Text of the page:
Yes! I did it!
I can now make a fire without the use of matches, as good, if not better than my Homo Erectus ancestors. It’s just that in my case I need a piece of steel wool and a battery.
Friday night I met up with my friend Laura, and after a pitcher of Sangria and some Portuguese roast chicken, we enthusiastically embarked on our first fire making trials in Laura’s backyard. Our first method of choice was fire by friction. Far from the only way, this is the oldest and most basic method for starting a fire, and if you were stranded on an island or lost in the woods, it would also likely be your only option. As such, it seemed like the right method to perfect.
Fire by Friction is in fact the only method discussed in the first edition of The Boy Scouts Handbook of 1911 (which I now own!) and in the 1953 Canadian manual Tenderfoot to Queen’s Scout. It went even further saying that though difficult, “…when you can get your fire, you can call yourself a real Canadian Woodcraft Scout”.
I want to be “a real Canadian Woodcraft Scout”. Very surprisingly, Laura, eschewing her former punk rock ways, also seemed to want that Boy Scout badge of honour, perhaps even more enthusiastically than me. Though in her case, it might have been fuelled (pun intended!) by the Sangria…and the wine.
Together and with great gusto, we began to shape the dead wood I had collected in High Park last week into the essential fire making components for the “Fire by Friction” method. Operating by candlelight, I anticipated significantly more serious injuries, with a possible trip to the hospital by the end of the night, but our frenzied flashdance of steel and flying bits of wood only resulted in one minor cut and one swollen eye.
Here’s what we needed for the Fire by Friction Method of Firemaking:
(1) The Fire Board: basically a piece of wood not thicker than 3/4 of an inch and cut with a V-shaped notch with a shallow hole cut at the tip of the notch. There is a lot of 1/4 of this and 3/4 of that in the instructions for this part. We just cut notches and holes the best we could.
(2) The Spindle/Drill – a very straight, very dry piece of wood that is 9-10 inches long with a rounded end (to fit into the round little hole you cut in the fire board).
(3) The Fire Pan: This can be anything, a leaf, or a piece of wood. It is placed under the fire board to collect the “smouldering coal” that you are supposedly going to produce.
(4) Tinder: This can be dried grass, pine needles, leaves fashioned into a kind of nest. In our case, we used dried grass, leaves and some of Lucy’s fur. Lucy is Laura’s dog and she happened to be sitting there. It was a very MacGyver move on Laura’s part, I thought.
And that’s it! The idea is that you rub the spindle between your hands very, very rapidly, while pressing it down into the hole of the fire board. This action should generate saw dust that then heats up from the friction and turns into smoking coal and eventually turns into a full on ember that can be transferred to your tinder nest. Blow on that a few times and it should ignite. It looks easy on YouTube. It isn’t.
We put our all into spinning that spindle, for at least an hour, and we were literally dripping in sweat from our efforts. Our hands still hurt two days later and Laura’s relationships with her neighbours may never be the same. Despite our best efforts we managed to generate some heat, but nothing more.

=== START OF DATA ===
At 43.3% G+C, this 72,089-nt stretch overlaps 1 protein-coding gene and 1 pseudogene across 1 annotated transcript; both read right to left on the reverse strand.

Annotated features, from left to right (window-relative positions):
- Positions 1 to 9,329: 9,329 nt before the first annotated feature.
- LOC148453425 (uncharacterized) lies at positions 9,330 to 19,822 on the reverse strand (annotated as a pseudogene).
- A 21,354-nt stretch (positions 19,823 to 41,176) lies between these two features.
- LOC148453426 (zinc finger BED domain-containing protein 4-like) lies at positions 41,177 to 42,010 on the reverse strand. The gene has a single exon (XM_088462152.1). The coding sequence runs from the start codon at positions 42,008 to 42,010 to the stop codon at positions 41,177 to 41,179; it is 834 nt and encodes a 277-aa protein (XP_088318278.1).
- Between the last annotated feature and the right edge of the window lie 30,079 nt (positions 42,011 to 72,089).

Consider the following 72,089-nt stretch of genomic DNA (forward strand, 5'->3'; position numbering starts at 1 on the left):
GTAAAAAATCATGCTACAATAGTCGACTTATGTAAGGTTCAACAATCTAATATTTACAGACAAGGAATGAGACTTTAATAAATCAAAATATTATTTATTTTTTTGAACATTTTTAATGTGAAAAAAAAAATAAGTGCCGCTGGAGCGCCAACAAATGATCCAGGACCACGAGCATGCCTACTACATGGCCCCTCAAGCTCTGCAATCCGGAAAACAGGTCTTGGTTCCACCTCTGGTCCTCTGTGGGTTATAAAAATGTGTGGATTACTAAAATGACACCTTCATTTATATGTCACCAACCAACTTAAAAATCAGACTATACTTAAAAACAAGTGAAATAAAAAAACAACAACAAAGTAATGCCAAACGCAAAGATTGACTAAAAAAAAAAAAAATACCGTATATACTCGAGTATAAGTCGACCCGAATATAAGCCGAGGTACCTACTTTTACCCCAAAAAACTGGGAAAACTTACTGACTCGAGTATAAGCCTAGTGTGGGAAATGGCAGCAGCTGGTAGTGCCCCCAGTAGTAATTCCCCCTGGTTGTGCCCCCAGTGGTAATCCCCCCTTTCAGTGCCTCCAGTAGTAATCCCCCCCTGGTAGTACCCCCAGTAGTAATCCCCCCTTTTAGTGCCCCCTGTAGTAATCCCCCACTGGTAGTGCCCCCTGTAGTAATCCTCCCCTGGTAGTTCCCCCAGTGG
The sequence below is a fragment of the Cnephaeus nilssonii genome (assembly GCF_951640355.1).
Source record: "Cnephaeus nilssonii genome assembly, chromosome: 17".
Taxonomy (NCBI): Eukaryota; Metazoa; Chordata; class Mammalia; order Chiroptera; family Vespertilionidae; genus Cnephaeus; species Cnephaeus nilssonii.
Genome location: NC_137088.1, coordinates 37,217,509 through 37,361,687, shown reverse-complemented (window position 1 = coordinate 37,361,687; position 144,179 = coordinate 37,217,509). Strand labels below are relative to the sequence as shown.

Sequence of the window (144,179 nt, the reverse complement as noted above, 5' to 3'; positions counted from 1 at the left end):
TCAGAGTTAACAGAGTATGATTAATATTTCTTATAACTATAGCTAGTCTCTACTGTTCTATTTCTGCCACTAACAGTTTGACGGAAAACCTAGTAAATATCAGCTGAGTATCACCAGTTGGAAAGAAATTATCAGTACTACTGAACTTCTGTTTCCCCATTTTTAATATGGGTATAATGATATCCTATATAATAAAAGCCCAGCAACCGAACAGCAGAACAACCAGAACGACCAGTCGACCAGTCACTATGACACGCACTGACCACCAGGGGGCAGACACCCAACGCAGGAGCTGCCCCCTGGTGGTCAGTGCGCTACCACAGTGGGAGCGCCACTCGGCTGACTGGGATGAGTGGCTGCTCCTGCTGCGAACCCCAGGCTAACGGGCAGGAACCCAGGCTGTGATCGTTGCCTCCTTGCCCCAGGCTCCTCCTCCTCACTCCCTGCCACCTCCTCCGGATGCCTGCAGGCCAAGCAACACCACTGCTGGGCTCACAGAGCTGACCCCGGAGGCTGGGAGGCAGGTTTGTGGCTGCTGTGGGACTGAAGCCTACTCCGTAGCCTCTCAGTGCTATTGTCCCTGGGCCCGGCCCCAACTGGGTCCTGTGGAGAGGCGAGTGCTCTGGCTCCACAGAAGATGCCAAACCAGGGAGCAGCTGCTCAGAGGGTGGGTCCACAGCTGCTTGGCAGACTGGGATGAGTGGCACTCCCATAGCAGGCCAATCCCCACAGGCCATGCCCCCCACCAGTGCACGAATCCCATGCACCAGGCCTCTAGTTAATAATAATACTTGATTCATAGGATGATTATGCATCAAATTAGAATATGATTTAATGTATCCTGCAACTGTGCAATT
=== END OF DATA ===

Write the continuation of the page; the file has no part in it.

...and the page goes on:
And for those Boy Scout types out there, yes, we also tried The Bow Method, fashioning a bow out of a green branch and duct tape, and using this to spin the spindle. It was a total and utter failure. Actually, if there was a stronger word for failure than “failure”, than I would use it here.
To salvage the evening, we tried the Battery and Steel Wool Method which I discovered on YouTube. I tried it first, as Laura was afraid she might get electrocuted. A useless technique as far as survival skills go ( I mean how often do you just happen to have steel wool on you?), it proved to be highly effective, and I had a fire within seconds! Success at last!
Sweaty, drunk, exhausted, and slightly injured, we decided to call it a night. But there are more techniques still to try: The Magnifying Glass Technique, The Fire by Ice Method, The Coke Can and Chocolate Bar Method, and the Condom Method. Also, I haven’t entirely given up on the Fire by Friction method. The Tenderfoot to Queen’s Scout Manual warned me that likely my first attempt at making fire would fail. I spoke with my dad last night, a former well-badged Boy Scout himself, who wondered if it might be the wood I used. Indeed the manuals all talk about the importance of choosing the right wood. I just don’t know how to distinguish one type of wood from another. Perhaps this is something else I ought to learn.
While I am not sure that any of this makes me more interesting, Laura and I sure had a good time trying to make fire. So much so that it has motivated me to keep going with this re-education project of mine, and to involve others whenever and wherever possible. So, if any of you want to volunteer to try something with me, even if you are miles away, that would be great!
Next up: 30 days straight of yoga. I started this morning at 7 am. I already feel accomplished for having got up that early for a yoga class. Just 29 more days to go! I have another friend who felt inspired by this undertaking and has committed to also doing yoga everyday for 30 days, but in her home and not at 7am!
Keep tuned in, as there will be more things coming this month too!